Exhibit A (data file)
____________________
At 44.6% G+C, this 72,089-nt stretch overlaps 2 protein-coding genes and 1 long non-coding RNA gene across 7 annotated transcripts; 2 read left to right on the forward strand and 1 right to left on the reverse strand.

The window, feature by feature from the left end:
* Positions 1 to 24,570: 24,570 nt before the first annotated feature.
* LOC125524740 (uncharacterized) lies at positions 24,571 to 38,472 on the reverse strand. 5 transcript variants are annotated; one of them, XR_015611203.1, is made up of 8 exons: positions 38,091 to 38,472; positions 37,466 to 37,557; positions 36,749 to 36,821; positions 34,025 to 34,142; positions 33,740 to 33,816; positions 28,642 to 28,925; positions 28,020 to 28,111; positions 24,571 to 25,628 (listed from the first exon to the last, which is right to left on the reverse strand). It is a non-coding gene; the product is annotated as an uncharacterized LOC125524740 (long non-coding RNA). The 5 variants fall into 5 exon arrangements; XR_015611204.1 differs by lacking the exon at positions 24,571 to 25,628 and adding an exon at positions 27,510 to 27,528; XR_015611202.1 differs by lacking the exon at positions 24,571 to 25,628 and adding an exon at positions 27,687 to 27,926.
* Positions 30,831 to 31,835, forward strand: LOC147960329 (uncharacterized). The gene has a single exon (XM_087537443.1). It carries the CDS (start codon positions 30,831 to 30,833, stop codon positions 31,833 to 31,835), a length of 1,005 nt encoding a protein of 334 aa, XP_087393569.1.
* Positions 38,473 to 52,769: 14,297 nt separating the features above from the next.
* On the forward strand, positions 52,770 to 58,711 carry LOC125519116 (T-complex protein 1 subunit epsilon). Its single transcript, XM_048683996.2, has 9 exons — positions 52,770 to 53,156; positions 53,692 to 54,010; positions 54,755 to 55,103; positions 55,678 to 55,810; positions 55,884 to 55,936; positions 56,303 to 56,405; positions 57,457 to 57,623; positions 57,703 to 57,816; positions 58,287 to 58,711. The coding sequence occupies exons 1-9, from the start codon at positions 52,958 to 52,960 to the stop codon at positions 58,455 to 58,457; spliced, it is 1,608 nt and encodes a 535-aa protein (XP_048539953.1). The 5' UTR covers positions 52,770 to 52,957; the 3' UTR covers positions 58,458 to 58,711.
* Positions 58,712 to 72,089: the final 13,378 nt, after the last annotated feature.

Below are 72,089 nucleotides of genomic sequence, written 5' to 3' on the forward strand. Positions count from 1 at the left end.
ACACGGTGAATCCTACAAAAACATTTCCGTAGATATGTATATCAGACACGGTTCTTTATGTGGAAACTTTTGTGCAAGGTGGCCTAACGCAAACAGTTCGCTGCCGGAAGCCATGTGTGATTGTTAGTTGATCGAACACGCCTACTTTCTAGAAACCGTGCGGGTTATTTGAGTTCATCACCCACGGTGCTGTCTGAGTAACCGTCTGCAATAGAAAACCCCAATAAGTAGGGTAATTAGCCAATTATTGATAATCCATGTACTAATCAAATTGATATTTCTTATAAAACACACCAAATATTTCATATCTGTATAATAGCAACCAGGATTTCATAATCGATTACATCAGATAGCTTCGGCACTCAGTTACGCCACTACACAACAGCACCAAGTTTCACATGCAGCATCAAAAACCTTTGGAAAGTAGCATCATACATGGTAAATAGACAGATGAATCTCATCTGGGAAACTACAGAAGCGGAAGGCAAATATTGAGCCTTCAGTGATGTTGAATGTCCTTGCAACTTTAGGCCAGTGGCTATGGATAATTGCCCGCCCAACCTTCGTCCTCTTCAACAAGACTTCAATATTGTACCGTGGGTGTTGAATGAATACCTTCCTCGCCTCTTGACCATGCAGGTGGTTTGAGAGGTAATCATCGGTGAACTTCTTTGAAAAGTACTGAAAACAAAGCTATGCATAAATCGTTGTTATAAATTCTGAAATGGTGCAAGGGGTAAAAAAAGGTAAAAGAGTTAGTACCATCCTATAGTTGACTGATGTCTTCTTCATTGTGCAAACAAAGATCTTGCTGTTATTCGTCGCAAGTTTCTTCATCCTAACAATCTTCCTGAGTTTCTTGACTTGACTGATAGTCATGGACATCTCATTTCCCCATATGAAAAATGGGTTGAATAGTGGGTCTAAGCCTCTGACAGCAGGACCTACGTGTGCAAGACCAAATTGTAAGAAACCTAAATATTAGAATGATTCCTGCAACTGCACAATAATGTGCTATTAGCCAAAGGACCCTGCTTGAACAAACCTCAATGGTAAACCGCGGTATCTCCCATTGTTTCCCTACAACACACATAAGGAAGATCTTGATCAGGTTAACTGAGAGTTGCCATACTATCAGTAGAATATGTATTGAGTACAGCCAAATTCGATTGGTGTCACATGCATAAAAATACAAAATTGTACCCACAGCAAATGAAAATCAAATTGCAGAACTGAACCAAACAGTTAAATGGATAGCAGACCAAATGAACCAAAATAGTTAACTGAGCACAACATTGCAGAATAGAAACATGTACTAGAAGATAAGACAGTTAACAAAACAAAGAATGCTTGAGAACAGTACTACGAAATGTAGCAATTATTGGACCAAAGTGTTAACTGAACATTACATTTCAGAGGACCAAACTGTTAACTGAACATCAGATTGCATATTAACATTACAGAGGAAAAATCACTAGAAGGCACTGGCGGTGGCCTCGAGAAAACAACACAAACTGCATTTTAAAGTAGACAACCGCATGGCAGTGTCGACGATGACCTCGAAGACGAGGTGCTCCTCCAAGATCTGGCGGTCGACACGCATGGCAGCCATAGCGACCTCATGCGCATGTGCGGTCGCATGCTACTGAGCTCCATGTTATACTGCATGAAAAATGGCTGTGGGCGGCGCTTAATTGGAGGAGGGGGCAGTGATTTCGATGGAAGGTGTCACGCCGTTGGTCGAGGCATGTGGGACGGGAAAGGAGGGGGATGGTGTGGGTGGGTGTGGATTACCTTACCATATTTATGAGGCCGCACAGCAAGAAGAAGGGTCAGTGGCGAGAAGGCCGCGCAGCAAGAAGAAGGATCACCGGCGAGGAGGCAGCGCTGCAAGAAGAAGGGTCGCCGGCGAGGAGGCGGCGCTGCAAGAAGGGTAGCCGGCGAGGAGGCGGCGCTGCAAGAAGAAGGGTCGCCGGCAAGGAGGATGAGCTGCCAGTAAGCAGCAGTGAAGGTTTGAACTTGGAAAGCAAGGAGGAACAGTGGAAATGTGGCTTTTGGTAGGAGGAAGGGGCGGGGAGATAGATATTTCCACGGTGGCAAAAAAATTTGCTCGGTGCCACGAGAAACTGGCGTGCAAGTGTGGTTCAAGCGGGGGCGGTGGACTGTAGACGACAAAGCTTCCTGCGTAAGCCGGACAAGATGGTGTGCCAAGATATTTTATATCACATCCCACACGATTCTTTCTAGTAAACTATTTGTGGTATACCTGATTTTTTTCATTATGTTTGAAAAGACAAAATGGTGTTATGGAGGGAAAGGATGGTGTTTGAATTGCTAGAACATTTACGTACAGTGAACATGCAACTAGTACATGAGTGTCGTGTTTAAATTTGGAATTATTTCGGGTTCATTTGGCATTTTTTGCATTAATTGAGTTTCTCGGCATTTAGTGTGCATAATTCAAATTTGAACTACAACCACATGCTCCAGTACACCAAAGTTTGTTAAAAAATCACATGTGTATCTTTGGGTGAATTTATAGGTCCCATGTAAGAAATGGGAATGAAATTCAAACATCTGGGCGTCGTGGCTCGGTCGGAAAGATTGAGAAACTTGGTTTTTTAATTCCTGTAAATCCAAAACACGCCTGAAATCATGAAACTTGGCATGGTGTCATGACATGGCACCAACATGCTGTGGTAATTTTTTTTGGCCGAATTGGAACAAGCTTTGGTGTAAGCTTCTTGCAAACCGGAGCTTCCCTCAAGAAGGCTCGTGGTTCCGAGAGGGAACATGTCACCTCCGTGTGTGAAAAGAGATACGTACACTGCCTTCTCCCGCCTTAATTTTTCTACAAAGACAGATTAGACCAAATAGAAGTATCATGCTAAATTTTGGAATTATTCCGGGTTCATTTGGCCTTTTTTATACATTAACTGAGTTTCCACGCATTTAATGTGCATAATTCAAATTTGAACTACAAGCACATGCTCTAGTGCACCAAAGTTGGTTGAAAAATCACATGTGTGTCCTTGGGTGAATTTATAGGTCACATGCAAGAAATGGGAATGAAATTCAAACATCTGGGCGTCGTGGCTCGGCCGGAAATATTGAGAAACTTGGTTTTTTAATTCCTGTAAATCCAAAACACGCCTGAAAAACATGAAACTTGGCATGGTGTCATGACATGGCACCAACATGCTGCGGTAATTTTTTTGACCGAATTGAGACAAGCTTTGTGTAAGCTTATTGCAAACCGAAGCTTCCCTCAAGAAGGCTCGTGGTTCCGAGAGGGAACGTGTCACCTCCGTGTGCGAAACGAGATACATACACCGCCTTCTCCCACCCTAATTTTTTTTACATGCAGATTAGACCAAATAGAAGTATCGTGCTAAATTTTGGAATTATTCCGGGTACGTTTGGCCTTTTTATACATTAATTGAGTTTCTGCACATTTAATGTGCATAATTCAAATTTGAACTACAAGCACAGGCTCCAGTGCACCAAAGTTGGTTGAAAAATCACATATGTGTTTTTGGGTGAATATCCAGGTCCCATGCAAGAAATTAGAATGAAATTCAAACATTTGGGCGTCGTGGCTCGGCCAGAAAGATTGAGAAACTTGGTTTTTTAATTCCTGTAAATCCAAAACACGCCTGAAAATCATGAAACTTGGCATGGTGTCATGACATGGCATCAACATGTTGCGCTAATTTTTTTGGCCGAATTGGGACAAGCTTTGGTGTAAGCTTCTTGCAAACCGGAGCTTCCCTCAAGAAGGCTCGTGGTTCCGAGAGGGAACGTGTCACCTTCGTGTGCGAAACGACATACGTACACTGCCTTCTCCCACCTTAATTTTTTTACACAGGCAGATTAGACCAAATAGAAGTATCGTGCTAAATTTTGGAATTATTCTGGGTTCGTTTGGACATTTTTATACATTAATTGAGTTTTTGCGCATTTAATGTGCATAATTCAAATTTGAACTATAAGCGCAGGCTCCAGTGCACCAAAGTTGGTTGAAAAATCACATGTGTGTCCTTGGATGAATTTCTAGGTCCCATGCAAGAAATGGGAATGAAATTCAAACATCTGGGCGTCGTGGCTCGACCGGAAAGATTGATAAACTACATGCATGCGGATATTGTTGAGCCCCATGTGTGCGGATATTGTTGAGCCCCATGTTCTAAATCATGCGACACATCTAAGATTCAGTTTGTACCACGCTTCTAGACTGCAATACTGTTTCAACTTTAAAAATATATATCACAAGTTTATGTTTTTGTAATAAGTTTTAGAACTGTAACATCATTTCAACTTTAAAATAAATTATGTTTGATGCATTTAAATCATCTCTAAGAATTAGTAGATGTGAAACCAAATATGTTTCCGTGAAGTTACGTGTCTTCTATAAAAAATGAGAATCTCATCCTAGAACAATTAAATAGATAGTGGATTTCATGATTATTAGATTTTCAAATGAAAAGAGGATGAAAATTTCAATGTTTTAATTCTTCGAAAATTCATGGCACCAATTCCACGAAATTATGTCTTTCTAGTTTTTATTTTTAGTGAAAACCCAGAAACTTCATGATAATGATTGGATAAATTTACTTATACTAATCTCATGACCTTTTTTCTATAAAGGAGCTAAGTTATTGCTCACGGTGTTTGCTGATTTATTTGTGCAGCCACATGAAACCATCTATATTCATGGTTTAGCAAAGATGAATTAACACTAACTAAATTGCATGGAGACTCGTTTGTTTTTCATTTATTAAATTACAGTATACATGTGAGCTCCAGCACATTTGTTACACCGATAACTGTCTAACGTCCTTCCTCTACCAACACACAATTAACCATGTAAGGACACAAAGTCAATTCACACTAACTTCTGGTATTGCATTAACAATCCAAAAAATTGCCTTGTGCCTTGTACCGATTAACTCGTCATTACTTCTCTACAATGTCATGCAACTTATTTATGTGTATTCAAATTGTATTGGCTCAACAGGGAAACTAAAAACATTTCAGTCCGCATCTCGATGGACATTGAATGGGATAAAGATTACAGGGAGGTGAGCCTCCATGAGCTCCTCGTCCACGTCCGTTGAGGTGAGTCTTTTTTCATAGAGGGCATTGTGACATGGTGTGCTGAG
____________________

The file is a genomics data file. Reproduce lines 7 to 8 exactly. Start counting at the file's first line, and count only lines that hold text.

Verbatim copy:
* On the forward strand, positions 52,770 to 58,711 carry LOC125519116 (T-complex protein 1 subunit epsilon). Its single transcript, XM_048683996.2, has 9 exons — positions 52,770 to 53,156; positions 53,692 to 54,010; positions 54,755 to 55,103; positions 55,678 to 55,810; positions 55,884 to 55,936; positions 56,303 to 56,405; positions 57,457 to 57,623; positions 57,703 to 57,816; positions 58,287 to 58,711. The coding sequence occupies exons 1-9, from the start codon at positions 52,958 to 52,960 to the stop codon at positions 58,455 to 58,457; spliced, it is 1,608 nt and encodes a 535-aa protein (XP_048539953.1). The 5' UTR covers positions 52,770 to 52,957; the 3' UTR covers positions 58,458 to 58,711.
* Positions 58,712 to 72,089: the final 13,378 nt, after the last annotated feature.